Most people are aware of “established” invasive species such as English Ivy and Scotch Broom.  These species are still a concern, but it is impossible to eliminate them from our region.  Management of these species focuses on control in high value conservation areas and public education to avoid further spread. Established species have been a focus of community volunteers through Saanich's Pulling Together Program. (CRISP Control List)

Examples in Saanich:

  • Scotch Broom  Cytisus scoparius
  • English Ivy  Hedera helix
  • English Holly  Ilex aquifolium
  • Daphne / Spurge Laurel  Daphne laureola
  • Himalayan Blackberry  Rubus armeniacus
  • English Hawthorn  Crataegus monogyna
  • Periwinkle Vinca major, V. minor

Established SpeciesScotch Broom Photo: CMacDonald

Although there are invasive plants that are well established in Saanich, it remains important to contain the spread and protect sensitive areas from these species.  Individual landowners can assist by controlling invasive plants on their properties and properly disposing of garden waste and invasives.  The brochure link below provides information on how you can control some of the most impacting established plants in Saanich.  To have a copy mailed to you contact: 250-475-5471 or

Controlling Established Invasive Plants on Your Property Brochure (Download)

Includes information about English Ivy, Scotch Broom, English Holly, Himalayan Blackberry, Daphne/ Spurge Laurel and proper disposal techniques.


Canada Geese Photo: F Hook

Animal Conflicts are especially prevalent in developed/ urban areas.  Human development (or increased development) within a region results in the introduction of invasive and non-native animals.  It also results in less land and habitat available to wildlife and increases conflicts between humans and wildlife.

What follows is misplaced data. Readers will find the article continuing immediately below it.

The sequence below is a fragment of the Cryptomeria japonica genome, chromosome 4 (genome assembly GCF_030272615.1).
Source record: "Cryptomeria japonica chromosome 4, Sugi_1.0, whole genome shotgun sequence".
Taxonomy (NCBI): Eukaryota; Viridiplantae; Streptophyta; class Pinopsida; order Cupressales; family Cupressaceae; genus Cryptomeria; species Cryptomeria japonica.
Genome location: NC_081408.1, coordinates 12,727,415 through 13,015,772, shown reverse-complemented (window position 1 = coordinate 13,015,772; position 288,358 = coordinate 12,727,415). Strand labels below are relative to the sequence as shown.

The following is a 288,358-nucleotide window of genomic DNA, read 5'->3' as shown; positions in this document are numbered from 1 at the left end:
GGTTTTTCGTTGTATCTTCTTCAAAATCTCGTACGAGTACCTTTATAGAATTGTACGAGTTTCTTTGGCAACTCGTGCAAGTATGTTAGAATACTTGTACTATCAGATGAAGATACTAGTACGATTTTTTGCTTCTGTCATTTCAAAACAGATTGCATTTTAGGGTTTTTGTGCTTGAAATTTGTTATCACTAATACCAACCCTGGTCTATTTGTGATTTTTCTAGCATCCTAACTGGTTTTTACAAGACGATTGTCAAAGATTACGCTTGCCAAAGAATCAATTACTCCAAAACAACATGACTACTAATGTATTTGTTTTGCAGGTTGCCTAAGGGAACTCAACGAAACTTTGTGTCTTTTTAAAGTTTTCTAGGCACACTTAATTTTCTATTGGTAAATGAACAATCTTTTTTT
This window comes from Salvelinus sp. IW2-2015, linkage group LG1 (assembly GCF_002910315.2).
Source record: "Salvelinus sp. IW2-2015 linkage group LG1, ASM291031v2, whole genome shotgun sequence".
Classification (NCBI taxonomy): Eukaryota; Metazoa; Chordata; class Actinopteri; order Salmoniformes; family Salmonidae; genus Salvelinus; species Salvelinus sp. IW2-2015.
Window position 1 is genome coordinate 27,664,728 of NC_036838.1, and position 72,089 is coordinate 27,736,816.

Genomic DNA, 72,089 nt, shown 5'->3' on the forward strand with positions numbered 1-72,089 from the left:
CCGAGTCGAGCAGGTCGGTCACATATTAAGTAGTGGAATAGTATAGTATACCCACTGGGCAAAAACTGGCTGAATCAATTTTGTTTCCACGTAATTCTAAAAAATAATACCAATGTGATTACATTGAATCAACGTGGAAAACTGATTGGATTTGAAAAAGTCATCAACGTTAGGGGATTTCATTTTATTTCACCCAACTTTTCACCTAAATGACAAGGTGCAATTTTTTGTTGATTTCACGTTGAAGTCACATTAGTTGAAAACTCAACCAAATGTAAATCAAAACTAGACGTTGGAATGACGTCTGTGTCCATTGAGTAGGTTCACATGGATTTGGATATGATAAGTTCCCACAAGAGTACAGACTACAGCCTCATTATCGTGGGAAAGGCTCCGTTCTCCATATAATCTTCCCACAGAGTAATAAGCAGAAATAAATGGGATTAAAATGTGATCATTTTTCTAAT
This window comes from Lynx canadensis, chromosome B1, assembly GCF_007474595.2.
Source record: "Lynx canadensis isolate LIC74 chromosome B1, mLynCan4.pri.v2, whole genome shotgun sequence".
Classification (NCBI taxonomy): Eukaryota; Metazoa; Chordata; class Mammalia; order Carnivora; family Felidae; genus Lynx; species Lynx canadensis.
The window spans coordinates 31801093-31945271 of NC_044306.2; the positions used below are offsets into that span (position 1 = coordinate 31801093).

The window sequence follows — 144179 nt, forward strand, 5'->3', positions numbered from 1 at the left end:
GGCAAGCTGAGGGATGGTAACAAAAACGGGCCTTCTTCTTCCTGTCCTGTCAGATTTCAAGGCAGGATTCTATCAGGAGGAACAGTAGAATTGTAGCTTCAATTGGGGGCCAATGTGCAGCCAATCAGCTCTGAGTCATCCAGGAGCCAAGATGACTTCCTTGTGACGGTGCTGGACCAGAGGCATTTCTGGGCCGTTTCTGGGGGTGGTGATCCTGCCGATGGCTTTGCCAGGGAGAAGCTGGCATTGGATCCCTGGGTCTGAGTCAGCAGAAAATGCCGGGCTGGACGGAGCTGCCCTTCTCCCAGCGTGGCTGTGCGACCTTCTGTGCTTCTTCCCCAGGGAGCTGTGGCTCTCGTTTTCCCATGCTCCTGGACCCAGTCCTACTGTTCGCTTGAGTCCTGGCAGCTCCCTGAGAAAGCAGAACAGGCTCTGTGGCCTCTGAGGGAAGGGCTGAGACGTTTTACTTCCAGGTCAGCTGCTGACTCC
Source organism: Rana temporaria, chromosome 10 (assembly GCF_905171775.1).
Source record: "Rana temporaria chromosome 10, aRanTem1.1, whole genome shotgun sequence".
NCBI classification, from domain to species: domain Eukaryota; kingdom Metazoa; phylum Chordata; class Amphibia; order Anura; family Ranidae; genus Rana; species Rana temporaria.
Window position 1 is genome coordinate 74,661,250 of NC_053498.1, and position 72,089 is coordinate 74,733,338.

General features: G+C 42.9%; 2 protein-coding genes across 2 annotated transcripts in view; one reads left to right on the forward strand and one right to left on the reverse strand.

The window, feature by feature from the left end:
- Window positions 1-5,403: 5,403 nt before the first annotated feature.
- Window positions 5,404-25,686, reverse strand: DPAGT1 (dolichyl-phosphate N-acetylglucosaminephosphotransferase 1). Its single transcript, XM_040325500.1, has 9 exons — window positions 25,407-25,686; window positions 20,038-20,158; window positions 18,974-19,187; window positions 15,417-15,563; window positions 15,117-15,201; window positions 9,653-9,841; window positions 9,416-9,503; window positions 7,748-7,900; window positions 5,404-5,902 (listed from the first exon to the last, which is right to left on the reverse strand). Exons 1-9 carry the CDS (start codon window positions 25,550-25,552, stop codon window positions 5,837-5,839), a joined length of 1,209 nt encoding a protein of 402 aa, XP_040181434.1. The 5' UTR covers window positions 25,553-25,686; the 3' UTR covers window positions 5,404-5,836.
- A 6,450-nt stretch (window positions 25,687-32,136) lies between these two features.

Find out more on our Animal Conflicts page [coming soon], which provides information about invasive and non-native animals, human-wildlife conflicts, our conflict information sheet (what to do for different situations), Saanich’s Animals Bylaw and other resources and links.

For information about European Fire Ants visit our information page here.

Saanich Noxious Weeds Bylaw

The District of Saanich has a Noxious Weeds Bylaw, first enacted at the turn of the century to address weeds of threat to agriculture. It has more recently been updated to include other priority plants, including those posing risks to human health. This bylaw is currently undergoing a review process aimed at submission of a revised bylaw to Council near the end of 2014.  (Revision process webpage)

For more information please visit our Noxious Weeds Bylaw Page.

Invasive Species Disposal

Invasive plants are successful in out-competing other plants because of their abilities to spread.  Please plan for disposal as carefully as removal.  Remove cuttings on tarps or in bags to avoid spreading seeds or leaving behind parts of roots or stems that can re-infest.  Most invasive plants should not be composted, unless it is in an industrial high-heat composter for extended lengths of time.

Disposal Locations in Saanich:

YFI Rod 2010 Photo: Richard Hatch

Hartland Landfill (all invasive species)